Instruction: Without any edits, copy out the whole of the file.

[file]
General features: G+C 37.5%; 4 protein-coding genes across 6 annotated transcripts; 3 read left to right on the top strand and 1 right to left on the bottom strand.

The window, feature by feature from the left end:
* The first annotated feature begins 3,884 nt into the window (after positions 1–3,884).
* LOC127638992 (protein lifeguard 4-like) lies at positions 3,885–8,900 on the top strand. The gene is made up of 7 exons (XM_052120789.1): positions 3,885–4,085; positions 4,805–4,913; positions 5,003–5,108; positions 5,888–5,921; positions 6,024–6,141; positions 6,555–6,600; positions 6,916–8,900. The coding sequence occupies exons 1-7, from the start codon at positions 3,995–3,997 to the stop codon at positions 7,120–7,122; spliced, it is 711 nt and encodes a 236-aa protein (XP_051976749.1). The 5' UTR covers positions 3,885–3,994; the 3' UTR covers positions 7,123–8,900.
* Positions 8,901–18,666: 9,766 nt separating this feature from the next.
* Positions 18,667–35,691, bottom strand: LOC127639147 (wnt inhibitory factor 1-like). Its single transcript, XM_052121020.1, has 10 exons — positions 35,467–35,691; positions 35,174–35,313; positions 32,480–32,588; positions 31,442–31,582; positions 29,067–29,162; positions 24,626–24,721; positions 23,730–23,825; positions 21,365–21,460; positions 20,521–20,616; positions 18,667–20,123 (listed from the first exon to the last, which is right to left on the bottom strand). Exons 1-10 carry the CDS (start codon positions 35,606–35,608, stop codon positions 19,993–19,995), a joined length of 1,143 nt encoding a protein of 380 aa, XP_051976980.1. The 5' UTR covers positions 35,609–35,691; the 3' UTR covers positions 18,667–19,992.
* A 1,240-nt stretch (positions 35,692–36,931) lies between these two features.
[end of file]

General features: G+C 37.5%; 4 protein-coding genes across 6 annotated transcripts; 3 read left to right on the top strand and 1 right to left on the bottom strand.

The window, feature by feature from the left end:
* The first annotated feature begins 3,884 nt into the window (after positions 1–3,884).
* LOC127638992 (protein lifeguard 4-like) lies at positions 3,885–8,900 on the top strand. The gene is made up of 7 exons (XM_052120789.1): positions 3,885–4,085; positions 4,805–4,913; positions 5,003–5,108; positions 5,888–5,921; positions 6,024–6,141; positions 6,555–6,600; positions 6,916–8,900. The coding sequence occupies exons 1-7, from the start codon at positions 3,995–3,997 to the stop codon at positions 7,120–7,122; spliced, it is 711 nt and encodes a 236-aa protein (XP_051976749.1). The 5' UTR covers positions 3,885–3,994; the 3' UTR covers positions 7,123–8,900.
* Positions 8,901–18,666: 9,766 nt separating this feature from the next.
* Positions 18,667–35,691, bottom strand: LOC127639147 (wnt inhibitory factor 1-like). Its single transcript, XM_052121020.1, has 10 exons — positions 35,467–35,691; positions 35,174–35,313; positions 32,480–32,588; positions 31,442–31,582; positions 29,067–29,162; positions 24,626–24,721; positions 23,730–23,825; positions 21,365–21,460; positions 20,521–20,616; positions 18,667–20,123 (listed from the first exon to the last, which is right to left on the bottom strand). Exons 1-10 carry the CDS (start codon positions 35,606–35,608, stop codon positions 19,993–19,995), a joined length of 1,143 nt encoding a protein of 380 aa, XP_051976980.1. The 5' UTR covers positions 35,609–35,691; the 3' UTR covers positions 18,667–19,992.
* A 1,240-nt stretch (positions 35,692–36,931) lies between these two features.